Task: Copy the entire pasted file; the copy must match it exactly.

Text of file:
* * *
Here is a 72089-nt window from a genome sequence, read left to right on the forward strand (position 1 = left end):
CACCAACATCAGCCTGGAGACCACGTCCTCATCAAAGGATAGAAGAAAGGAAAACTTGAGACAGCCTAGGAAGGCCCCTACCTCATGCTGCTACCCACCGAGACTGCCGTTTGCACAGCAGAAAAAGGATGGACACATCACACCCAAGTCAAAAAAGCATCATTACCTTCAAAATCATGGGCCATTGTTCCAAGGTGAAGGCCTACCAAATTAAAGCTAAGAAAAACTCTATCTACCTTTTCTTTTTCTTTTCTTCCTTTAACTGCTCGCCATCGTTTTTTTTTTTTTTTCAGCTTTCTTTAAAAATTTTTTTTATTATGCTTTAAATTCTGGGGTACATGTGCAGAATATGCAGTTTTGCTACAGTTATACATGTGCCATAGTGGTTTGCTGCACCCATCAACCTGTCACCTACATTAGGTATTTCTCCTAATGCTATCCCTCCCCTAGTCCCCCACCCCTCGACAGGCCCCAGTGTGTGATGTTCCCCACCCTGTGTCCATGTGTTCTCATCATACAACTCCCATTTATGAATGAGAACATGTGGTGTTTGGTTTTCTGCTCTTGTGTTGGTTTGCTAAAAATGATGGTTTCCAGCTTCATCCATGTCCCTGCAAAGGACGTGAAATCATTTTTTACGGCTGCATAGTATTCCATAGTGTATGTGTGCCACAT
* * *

Here is a 72089-nt window from a genome sequence, read left to right on the forward strand (position 1 = left end):
CACCAACATCAGCCTGGAGACCACGTCCTCATCAAAGGATAGAAGAAAGGAAAACTTGAGACAGCCTAGGAAGGCCCCTACCTCATGCTGCTACCCACCGAGACTGCCGTTTGCACAGCAGAAAAAGGATGGACACATCACACCCAAGTCAAAAAAGCATCATTACCTTCAAAATCATGGGCCATTGTTCCAAGGTGAAGGCCTACCAAATTAAAGCTAAGAAAAACTCTATCTACCTTTTCTTTTTCTTTTCTTCCTTTAACTGCTCGCCATCGTTTTTTTTTTTTTTTCAGCTTTCTTTAAAAATTTTTTTTATTATGCTTTAAATTCTGGGGTACATGTGCAGAATATGCAGTTTTGCTACAGTTATACATGTGCCATAGTGGTTTGCTGCACCCATCAACCTGTCACCTACATTAGGTATTTCTCCTAATGCTATCCCTCCCCTAGTCCCCCACCCCTCGACAGGCCCCAGTGTGTGATGTTCCCCACCCTGTGTCCATGTGTTCTCATCATACAACTCCCATTTATGAATGAGAACATGTGGTGTTTGGTTTTCTGCTCTTGTGTTGGTTTGCTAAAAATGATGGTTTCCAGCTTCATCCATGTCCCTGCAAAGGACGTGAAATCATTTTTTACGGCTGCATAGTATTCCATAGTGTATGTGTGCCACAT